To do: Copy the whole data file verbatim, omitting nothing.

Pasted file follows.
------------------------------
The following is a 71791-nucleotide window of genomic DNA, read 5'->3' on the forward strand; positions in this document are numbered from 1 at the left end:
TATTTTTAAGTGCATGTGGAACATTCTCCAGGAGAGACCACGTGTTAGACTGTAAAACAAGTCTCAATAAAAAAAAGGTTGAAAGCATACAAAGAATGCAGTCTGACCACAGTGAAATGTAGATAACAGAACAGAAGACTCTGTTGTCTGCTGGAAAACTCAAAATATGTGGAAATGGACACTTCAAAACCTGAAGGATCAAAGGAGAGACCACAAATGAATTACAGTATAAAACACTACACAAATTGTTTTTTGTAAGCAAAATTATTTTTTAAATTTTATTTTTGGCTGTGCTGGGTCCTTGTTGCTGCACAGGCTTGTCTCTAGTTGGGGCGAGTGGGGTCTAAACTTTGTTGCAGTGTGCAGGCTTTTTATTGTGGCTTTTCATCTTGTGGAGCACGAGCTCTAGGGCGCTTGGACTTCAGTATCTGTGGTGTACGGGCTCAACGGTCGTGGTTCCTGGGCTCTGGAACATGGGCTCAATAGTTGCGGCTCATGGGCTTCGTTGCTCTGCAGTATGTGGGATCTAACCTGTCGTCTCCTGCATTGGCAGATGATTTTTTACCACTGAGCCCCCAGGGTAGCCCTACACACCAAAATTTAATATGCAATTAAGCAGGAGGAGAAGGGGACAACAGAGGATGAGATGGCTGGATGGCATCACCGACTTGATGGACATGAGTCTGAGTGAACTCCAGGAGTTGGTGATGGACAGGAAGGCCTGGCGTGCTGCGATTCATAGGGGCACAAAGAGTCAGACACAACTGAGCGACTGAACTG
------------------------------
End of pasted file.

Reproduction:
The following is a 71791-nucleotide window of genomic DNA, read 5'->3' on the forward strand; positions in this document are numbered from 1 at the left end:
TATTTTTAAGTGCATGTGGAACATTCTCCAGGAGAGACCACGTGTTAGACTGTAAAACAAGTCTCAATAAAAAAAAGGTTGAAAGCATACAAAGAATGCAGTCTGACCACAGTGAAATGTAGATAACAGAACAGAAGACTCTGTTGTCTGCTGGAAAACTCAAAATATGTGGAAATGGACACTTCAAAACCTGAAGGATCAAAGGAGAGACCACAAATGAATTACAGTATAAAACACTACACAAATTGTTTTTTGTAAGCAAAATTATTTTTTAAATTTTATTTTTGGCTGTGCTGGGTCCTTGTTGCTGCACAGGCTTGTCTCTAGTTGGGGCGAGTGGGGTCTAAACTTTGTTGCAGTGTGCAGGCTTTTTATTGTGGCTTTTCATCTTGTGGAGCACGAGCTCTAGGGCGCTTGGACTTCAGTATCTGTGGTGTACGGGCTCAACGGTCGTGGTTCCTGGGCTCTGGAACATGGGCTCAATAGTTGCGGCTCATGGGCTTCGTTGCTCTGCAGTATGTGGGATCTAACCTGTCGTCTCCTGCATTGGCAGATGATTTTTTACCACTGAGCCCCCAGGGTAGCCCTACACACCAAAATTTAATATGCAATTAAGCAGGAGGAGAAGGGGACAACAGAGGATGAGATGGCTGGATGGCATCACCGACTTGATGGACATGAGTCTGAGTGAACTCCAGGAGTTGGTGATGGACAGGAAGGCCTGGCGTGCTGCGATTCATAGGGGCACAAAGAGTCAGACACAACTGAGCGACTGAACTG